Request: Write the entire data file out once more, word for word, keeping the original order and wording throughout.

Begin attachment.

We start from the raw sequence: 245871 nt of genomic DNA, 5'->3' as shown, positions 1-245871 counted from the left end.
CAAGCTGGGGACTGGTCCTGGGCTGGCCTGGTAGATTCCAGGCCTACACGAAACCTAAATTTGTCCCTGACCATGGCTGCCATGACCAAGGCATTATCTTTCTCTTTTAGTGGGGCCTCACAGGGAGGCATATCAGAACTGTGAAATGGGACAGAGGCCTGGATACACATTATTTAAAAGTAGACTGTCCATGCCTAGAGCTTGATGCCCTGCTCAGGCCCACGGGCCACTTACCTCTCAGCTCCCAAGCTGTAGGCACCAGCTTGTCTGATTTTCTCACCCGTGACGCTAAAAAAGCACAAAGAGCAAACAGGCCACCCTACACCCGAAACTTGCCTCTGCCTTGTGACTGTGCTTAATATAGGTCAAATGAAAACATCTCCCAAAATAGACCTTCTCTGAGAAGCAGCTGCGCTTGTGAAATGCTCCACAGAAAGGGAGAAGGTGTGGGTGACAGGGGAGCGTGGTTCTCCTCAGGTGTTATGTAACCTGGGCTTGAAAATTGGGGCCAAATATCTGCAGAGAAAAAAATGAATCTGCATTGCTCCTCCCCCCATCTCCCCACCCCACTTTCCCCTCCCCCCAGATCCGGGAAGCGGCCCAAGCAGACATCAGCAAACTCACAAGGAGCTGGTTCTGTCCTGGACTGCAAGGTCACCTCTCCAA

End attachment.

We start from the raw sequence: 245871 nt of genomic DNA, 5'->3' as shown, positions 1-245871 counted from the left end.
CAAGCTGGGGACTGGTCCTGGGCTGGCCTGGTAGATTCCAGGCCTACACGAAACCTAAATTTGTCCCTGACCATGGCTGCCATGACCAAGGCATTATCTTTCTCTTTTAGTGGGGCCTCACAGGGAGGCATATCAGAACTGTGAAATGGGACAGAGGCCTGGATACACATTATTTAAAAGTAGACTGTCCATGCCTAGAGCTTGATGCCCTGCTCAGGCCCACGGGCCACTTACCTCTCAGCTCCCAAGCTGTAGGCACCAGCTTGTCTGATTTTCTCACCCGTGACGCTAAAAAAGCACAAAGAGCAAACAGGCCACCCTACACCCGAAACTTGCCTCTGCCTTGTGACTGTGCTTAATATAGGTCAAATGAAAACATCTCCCAAAATAGACCTTCTCTGAGAAGCAGCTGCGCTTGTGAAATGCTCCACAGAAAGGGAGAAGGTGTGGGTGACAGGGGAGCGTGGTTCTCCTCAGGTGTTATGTAACCTGGGCTTGAAAATTGGGGCCAAATATCTGCAGAGAAAAAAATGAATCTGCATTGCTCCTCCCCCCATCTCCCCACCCCACTTTCCCCTCCCCCCAGATCCGGGAAGCGGCCCAAGCAGACATCAGCAAACTCACAAGGAGCTGGTTCTGTCCTGGACTGCAAGGTCACCTCTCCAA